Trio picks up `I, Claudius’

Aug 20, 2001  •  Post A Comment

It sounds like “The Sopranos,” but it’s not.
Trio, USA Cable’s “emerging” popular-arts digital network, has acquired “I, Claudius,” the much-honored 13-hour BBC 1972 miniseries about an unlikely, anxiety-ridden family leader, a scheming mother named Livia and various more-or-less bloodthirsty, crazed family members who kill each other off as they scheme for power.
But this family, which includes the mad emperor Caligula, wears togas, not leisure suits, and it vies for power in ancient imperial Rome, not in present-day northern New Jersey. The major characters and the complications of the plot, which range from incest to uprisings, are based on real figures and events from the history of the Roman Empire. The cast includes Derek Jacobi as Claudius and John Hurt as Caligula as well as Patrick Stewart, Brian Blessed and Sian Philips.
Trio executives have not yet decided how to schedule “Claudius,” but the most likely scenario will be a fourth-quarter 2001 marathon, followed by weekly broadcasts of individual episodes beginning in the first quarter of 2002, said Kris Slava, Trio’s vice president of acquisitions and scheduling.
Trio also has acquired broadcast rights to “Portrait of a Lady,” starring Nicole Kidman, the 1996 theatrical feature based on the Henry James novel of the same name, and to the Lee J. Cobb-starring version of Arthur Miller’s “Death of a Salesman,” which originally aired on CBS in 1966 and has not been seen for more than three decades. In addition to Mr. Cobb as Willy Loman, this television version of the play stars George Segal and Gene Wilder. It will debut on Trio Sept. 30 and run eight times over the following six months. Mr. Segal (“Just Shoot Me”) will introduce the play when it debuts on Trio.
The play is one example of an “open-ended series of classic theater made for either television or for film” that Trio hopes to acquire, Mr. Slava said. “We are looking for landmark, still-as-good-today-as-the-day-they-were-shot productions.”
Trio also has commissioned a one-hour companion documentary for its previously announced broadcasts of the 1998 theatrical feature “Elizabeth,” starring Cate Blanchett in the story of the early, intrigue-filled reign of Queen Elizabeth I. The documentary has the expository title, “The Real Elizabeth: Virgin Warrior Queen.”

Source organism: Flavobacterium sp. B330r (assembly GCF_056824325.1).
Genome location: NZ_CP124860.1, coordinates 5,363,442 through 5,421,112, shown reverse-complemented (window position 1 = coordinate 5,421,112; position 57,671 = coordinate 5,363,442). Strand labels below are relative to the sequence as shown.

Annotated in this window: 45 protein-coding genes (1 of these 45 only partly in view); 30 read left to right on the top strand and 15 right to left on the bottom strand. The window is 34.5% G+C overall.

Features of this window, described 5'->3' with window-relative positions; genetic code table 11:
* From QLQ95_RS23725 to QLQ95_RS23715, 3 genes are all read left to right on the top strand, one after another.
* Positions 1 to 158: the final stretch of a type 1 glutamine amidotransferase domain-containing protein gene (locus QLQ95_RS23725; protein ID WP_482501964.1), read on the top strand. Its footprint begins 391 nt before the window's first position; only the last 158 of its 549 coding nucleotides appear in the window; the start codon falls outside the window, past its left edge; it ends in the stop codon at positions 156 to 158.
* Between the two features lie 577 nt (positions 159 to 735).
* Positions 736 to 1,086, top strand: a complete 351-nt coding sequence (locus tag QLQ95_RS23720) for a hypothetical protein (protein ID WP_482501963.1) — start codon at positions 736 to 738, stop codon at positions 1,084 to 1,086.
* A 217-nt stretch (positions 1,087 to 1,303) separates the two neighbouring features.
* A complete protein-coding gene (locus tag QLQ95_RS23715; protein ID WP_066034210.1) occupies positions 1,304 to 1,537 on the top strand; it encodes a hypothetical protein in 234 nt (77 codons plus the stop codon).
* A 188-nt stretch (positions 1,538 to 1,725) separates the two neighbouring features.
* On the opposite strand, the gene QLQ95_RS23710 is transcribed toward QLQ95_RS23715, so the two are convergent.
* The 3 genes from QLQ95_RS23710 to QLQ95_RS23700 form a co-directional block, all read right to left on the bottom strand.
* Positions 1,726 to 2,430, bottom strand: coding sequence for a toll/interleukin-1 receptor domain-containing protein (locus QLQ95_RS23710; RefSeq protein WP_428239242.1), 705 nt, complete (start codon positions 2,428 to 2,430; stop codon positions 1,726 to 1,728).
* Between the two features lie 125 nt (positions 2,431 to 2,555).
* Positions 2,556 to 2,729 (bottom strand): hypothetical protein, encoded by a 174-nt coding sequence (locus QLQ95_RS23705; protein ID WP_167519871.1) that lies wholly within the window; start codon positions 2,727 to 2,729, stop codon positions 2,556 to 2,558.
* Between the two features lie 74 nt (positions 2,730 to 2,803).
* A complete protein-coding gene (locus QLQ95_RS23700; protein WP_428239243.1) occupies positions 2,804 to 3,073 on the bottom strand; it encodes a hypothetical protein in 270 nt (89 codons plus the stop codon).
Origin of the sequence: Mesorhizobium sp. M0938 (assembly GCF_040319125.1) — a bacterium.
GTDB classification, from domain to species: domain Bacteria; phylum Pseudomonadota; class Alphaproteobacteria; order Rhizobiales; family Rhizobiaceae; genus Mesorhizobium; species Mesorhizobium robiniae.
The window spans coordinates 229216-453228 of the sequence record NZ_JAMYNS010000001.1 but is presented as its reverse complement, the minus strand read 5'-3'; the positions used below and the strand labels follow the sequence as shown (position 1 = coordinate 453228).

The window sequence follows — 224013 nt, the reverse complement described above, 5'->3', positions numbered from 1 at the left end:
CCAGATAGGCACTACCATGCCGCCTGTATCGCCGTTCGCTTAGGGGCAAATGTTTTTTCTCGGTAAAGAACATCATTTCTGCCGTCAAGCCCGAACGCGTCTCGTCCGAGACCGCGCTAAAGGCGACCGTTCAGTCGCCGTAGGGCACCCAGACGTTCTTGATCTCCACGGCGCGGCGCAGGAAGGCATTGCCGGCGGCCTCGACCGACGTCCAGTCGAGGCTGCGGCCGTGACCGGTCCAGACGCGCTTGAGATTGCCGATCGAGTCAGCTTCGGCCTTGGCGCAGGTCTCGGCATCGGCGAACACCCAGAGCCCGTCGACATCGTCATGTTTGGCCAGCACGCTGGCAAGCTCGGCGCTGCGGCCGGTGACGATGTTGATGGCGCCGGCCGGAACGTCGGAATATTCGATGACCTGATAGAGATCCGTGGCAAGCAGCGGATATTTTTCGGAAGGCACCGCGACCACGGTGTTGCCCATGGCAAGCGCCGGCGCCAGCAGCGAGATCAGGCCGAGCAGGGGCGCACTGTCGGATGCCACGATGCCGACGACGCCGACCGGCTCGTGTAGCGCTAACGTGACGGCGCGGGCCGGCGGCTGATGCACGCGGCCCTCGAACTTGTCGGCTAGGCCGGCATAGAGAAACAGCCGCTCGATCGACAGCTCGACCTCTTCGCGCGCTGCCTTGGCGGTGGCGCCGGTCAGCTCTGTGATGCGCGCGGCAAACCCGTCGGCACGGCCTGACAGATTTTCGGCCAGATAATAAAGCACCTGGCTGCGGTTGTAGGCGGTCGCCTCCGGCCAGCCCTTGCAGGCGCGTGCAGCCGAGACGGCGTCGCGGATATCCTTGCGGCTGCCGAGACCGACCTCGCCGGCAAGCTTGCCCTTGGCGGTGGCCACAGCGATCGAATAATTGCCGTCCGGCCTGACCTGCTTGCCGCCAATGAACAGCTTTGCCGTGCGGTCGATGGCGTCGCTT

Trio’s focus in coming months and years will be on original programming and on programming never before seen in the United States, according to both Bill Haber, Trio’s president and CEO, and Patrick Vien, president, emerging networks, USA Cable.
One Trio signature will be 25 two-hour segments of “something very important,” as Mr. Haber put it, that both he and Mr. Slava declined to further identify. Mr. Haber did say the acquisition was not of plays and that, as part of the acquisition, Trio has agreed not to break into the programming with advertising.
“We will have to advertise [this] in a different way,” he said, pointing to the British model in which advertising appears before and after a program but not during it.
“We won’t look like the other cable services,” Mr. Haber said of Trio’s general strategy. “We’re not going to do repeats of `West Wing’ or `thirtysomething.”’
The plan for Trio is not to “repurpose” or “reprogram,” Mr. Vien said.
An exception to the reprogram rule is 1970s variety series “Rowan & Martin’s Laugh-In,” which Trio recently began telecasting from digitally remastered tapes. It too has not been seen in its original format for more than three decades. “We bought it because it was unique and an icon,” Mr. Haber said. “Would we do that again in six months? I suggest that we would not. We’re not looking to become TV Land.”
One popular arts landmark that soon will be on Trio is its 10-hour, two-day coverage of the 2001 New Orleans Jazz & Heritage Festival, which is set for broadcast from Sept. 1 to 2 and will be hosted by Branford Marsalis.